Thursday, October 30, 2014

Review: Jim Hodge’s Henty Audios

We’ve been studying the Civil War this semester and while I had several books selected on the subject for my son to read to himself we were given the opportunity to listen to someone else read aloud the G.A. Henty novel With Lee in Virginia.  The narrator was Jim Hodges of Jim Hodges Productions who specializes in unabridged recordings of Henty titles.  The physical CD we received had an MP3 format which works in computers and some stereos (like the one in our car).  We were also given a PDF Study Guide for the same title. We listened to the first portion of the story while traveling to and from a Civil War reenactment of the 150th anniversary of the Battle of Pilot Knob.  The whole story takes 11+ hours so a good portion had to be listened to at home.

Each track corresponded to a chapter of the novel – the chapter  title even appeared on the CD player.  There were no subdivisions within the chapter so if you couldn’t listen to the 30+ minutes it took to listen to  it entirely, you’d have to note the time where you stopped and fast forward to that spot on a subsequent  listening.  Mr. Hodges was an excellent narrator –reading neither too fast or too slow and enunciating quite well. I never had trouble understanding him (middle aged hearing).  The only weak point was his reading of dialogue.  At one point my son said Mr. Hodges reminded him of Data from Star Trek and looking back I can see his point.  Mr. Henty wrote with very few contractions so everyone’s words seemed more formal. There were also times (like when the protagonist was confronting an evil overseer whipping a slave) that Mr. Hodges didn’t seem to emote as much as we might have liked.  Part of that could be the written words themselves—we’re not likely to use the word “shan’t” especially when we’re upset, but as a narrator he didn’t have a choice in what to say.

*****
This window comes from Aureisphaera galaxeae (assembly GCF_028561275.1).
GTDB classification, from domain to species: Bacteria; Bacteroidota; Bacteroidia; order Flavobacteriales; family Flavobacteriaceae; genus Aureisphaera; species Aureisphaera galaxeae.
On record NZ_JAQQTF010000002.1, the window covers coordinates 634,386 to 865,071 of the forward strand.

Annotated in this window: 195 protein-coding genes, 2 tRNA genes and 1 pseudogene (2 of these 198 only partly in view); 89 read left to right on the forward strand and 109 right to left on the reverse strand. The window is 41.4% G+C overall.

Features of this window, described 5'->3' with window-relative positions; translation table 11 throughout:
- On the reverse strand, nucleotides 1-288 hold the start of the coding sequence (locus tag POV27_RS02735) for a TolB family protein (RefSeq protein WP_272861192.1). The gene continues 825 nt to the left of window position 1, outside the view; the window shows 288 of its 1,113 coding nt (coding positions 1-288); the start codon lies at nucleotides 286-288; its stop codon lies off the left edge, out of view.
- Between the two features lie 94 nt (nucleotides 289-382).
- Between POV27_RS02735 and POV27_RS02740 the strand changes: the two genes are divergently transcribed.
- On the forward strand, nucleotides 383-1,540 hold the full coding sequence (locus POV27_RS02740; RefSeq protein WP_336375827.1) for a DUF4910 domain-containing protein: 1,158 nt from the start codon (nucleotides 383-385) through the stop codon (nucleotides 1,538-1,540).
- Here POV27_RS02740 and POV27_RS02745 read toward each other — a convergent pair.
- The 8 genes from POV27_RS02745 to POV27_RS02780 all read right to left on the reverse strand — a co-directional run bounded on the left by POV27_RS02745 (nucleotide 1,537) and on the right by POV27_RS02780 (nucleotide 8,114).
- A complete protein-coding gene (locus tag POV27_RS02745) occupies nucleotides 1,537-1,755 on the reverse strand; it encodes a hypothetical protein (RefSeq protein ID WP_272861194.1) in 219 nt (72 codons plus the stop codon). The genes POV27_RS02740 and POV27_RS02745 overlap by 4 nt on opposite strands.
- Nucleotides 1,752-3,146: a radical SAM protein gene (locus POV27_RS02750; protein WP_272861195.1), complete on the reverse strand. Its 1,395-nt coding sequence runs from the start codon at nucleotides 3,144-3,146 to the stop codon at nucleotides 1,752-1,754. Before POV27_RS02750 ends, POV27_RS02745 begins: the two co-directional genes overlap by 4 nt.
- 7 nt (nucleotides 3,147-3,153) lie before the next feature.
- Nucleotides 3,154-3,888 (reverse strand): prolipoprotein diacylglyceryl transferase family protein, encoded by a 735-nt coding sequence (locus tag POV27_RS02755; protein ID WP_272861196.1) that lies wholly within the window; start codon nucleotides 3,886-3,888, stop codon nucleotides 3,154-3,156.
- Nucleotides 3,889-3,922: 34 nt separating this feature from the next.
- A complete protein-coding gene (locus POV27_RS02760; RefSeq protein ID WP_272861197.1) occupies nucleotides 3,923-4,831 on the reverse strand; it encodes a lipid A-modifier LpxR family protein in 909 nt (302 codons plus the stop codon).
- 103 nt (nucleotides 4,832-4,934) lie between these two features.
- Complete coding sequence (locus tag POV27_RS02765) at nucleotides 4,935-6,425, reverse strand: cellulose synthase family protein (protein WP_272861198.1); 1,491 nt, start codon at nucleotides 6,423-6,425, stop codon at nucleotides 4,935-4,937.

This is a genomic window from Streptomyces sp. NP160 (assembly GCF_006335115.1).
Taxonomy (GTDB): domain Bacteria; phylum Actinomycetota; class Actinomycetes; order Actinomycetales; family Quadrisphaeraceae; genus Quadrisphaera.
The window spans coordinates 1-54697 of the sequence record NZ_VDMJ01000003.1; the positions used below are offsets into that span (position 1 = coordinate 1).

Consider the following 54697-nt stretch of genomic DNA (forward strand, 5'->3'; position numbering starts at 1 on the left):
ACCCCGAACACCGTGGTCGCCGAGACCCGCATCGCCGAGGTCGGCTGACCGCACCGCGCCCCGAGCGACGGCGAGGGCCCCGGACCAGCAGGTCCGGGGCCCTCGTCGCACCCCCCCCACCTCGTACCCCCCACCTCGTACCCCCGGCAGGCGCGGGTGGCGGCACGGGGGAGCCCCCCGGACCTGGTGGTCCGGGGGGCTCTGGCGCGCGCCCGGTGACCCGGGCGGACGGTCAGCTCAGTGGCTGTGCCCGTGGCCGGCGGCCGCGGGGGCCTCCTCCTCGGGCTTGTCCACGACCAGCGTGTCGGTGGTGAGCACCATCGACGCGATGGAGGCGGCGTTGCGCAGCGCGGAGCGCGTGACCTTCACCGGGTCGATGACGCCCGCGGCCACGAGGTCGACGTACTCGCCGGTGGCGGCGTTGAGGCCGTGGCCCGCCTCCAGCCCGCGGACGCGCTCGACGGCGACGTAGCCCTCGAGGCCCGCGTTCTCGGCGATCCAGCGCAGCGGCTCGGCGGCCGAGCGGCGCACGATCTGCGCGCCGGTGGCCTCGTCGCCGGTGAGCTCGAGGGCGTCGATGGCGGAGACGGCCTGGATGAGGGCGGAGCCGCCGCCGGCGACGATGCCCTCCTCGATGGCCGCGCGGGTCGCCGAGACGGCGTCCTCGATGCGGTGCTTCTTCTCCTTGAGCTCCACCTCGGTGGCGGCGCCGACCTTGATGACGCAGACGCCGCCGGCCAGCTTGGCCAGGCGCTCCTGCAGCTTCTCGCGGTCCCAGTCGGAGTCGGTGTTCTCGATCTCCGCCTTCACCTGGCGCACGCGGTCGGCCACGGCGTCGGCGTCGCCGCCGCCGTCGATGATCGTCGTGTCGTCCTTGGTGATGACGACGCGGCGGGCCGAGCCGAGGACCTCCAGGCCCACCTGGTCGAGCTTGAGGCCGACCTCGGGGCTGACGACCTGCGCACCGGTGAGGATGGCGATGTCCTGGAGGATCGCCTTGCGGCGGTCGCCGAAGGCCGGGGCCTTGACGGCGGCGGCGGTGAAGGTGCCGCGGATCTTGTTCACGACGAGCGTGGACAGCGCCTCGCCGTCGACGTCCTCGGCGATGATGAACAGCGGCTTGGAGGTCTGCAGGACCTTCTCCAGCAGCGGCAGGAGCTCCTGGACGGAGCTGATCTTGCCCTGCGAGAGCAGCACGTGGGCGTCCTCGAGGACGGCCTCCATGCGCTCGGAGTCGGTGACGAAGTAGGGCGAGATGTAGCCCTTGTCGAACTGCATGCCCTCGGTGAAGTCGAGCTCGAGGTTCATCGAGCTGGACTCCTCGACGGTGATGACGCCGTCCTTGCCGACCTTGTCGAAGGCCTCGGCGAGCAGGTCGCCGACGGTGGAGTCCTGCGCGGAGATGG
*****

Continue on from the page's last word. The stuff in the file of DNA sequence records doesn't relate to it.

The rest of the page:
On the whole, the story grew on us and as we became more concerned about the characters and their fate we focused less and less on whether Mr. Hodges had enough feeling in his narration.  And let’s be clear this is an audiobook—no background music, no sound effects.  We follow the main character through several famous Civil War battles: Manassas, Fredericksburg, Chancellorsville as well as his capture and escape.  There are a fair number of chapters that deal with exploits away from the war too (helping a fugitive slave and retrieving that slave’s kidnapped wife). 

Along with listening to the story, we had study guide vocabulary to define and questions for each chapter.   The vocabulary was most helpful.  It’s more noticeable when your reading a page and stumble across an unknown word than when you’re listening to narration.  We worked on the words before listening and then tried to see if we could catch them being read.

The questions could cover anything from listening retention (e.g. How does Vincent bring Wildfire under submission?) to vocabulary (e.g. What does secede mean?) to history (e.g. What is the Merrimac, and what about it is very new to naval warfare?).  While we did try to answer the questions (some requiring outside research), we did not do the activities which could be a creative writing assignment or watching an online video.  I don’t know when the PDF file was created, but I found several linked web pages were no longer available.

In this review I’m trying to focus on the product, that is the audiobook, but I feel a word or two about Mr. Henty’s work itself is in order as some people might take offense.  The “N” word is mentioned several times and a character in the first chapter states: